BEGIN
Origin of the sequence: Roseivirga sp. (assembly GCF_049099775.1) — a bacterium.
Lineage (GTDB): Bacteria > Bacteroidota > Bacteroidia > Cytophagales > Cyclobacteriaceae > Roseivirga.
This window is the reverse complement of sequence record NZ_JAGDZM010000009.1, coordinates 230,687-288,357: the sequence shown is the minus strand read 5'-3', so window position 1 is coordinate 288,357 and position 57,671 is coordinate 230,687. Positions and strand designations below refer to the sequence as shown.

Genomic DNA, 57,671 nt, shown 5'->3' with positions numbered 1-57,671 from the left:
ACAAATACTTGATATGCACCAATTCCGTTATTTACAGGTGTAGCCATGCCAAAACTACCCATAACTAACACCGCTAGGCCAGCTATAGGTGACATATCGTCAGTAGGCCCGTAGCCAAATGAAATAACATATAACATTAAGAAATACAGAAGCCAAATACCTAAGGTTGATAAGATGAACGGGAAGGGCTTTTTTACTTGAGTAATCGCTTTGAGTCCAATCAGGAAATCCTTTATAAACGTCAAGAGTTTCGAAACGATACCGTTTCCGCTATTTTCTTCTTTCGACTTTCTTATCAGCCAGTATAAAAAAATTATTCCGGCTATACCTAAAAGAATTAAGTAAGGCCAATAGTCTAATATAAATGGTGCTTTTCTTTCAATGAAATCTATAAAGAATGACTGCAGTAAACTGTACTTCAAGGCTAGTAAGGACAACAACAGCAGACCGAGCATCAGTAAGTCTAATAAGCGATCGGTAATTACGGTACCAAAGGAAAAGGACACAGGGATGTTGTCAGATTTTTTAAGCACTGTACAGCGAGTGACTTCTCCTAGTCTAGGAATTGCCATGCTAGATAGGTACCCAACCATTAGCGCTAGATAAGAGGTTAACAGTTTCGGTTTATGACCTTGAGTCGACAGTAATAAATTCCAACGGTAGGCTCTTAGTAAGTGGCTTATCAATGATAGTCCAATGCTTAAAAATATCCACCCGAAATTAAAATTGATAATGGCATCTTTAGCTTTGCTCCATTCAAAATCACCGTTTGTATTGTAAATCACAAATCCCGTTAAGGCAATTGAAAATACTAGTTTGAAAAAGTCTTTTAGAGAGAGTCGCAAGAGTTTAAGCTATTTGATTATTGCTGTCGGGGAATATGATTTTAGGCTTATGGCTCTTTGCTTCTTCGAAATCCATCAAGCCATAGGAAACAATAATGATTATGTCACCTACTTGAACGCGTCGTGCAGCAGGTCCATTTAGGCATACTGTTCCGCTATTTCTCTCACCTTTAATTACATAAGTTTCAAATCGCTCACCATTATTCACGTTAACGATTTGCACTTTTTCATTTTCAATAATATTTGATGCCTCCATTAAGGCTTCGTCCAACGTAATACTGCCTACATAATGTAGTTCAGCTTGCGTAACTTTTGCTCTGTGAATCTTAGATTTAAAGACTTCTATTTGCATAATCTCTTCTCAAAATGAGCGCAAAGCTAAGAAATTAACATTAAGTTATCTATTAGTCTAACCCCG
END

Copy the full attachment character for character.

Origin of the sequence: Roseivirga sp. (assembly GCF_049099775.1) — a bacterium.
Lineage (GTDB): Bacteria > Bacteroidota > Bacteroidia > Cytophagales > Cyclobacteriaceae > Roseivirga.
This window is the reverse complement of sequence record NZ_JAGDZM010000009.1, coordinates 230,687-288,357: the sequence shown is the minus strand read 5'-3', so window position 1 is coordinate 288,357 and position 57,671 is coordinate 230,687. Positions and strand designations below refer to the sequence as shown.

Genomic DNA, 57,671 nt, shown 5'->3' with positions numbered 1-57,671 from the left:
ACAAATACTTGATATGCACCAATTCCGTTATTTACAGGTGTAGCCATGCCAAAACTACCCATAACTAACACCGCTAGGCCAGCTATAGGTGACATATCGTCAGTAGGCCCGTAGCCAAATGAAATAACATATAACATTAAGAAATACAGAAGCCAAATACCTAAGGTTGATAAGATGAACGGGAAGGGCTTTTTTACTTGAGTAATCGCTTTGAGTCCAATCAGGAAATCCTTTATAAACGTCAAGAGTTTCGAAACGATACCGTTTCCGCTATTTTCTTCTTTCGACTTTCTTATCAGCCAGTATAAAAAAATTATTCCGGCTATACCTAAAAGAATTAAGTAAGGCCAATAGTCTAATATAAATGGTGCTTTTCTTTCAATGAAATCTATAAAGAATGACTGCAGTAAACTGTACTTCAAGGCTAGTAAGGACAACAACAGCAGACCGAGCATCAGTAAGTCTAATAAGCGATCGGTAATTACGGTACCAAAGGAAAAGGACACAGGGATGTTGTCAGATTTTTTAAGCACTGTACAGCGAGTGACTTCTCCTAGTCTAGGAATTGCCATGCTAGATAGGTACCCAACCATTAGCGCTAGATAAGAGGTTAACAGTTTCGGTTTATGACCTTGAGTCGACAGTAATAAATTCCAACGGTAGGCTCTTAGTAAGTGGCTTATCAATGATAGTCCAATGCTTAAAAATATCCACCCGAAATTAAAATTGATAATGGCATCTTTAGCTTTGCTCCATTCAAAATCACCGTTTGTATTGTAAATCACAAATCCCGTTAAGGCAATTGAAAATACTAGTTTGAAAAAGTCTTTTAGAGAGAGTCGCAAGAGTTTAAGCTATTTGATTATTGCTGTCGGGGAATATGATTTTAGGCTTATGGCTCTTTGCTTCTTCGAAATCCATCAAGCCATAGGAAACAATAATGATTATGTCACCTACTTGAACGCGTCGTGCAGCAGGTCCATTTAGGCATACTGTTCCGCTATTTCTCTCACCTTTAATTACATAAGTTTCAAATCGCTCACCATTATTCACGTTAACGATTTGCACTTTTTCATTTTCAATAATATTTGATGCCTCCATTAAGGCTTCGTCCAACGTAATACTGCCTACATAATGTAGTTCAGCTTGCGTAACTTTTGCTCTGTGAATCTTAGATTTAAAGACTTCTATTTGCATAATCTCTTCTCAAAATGAGCGCAAAGCTAAGAAATTAACATTAAGTTATCTATTAGTCTAACCCCG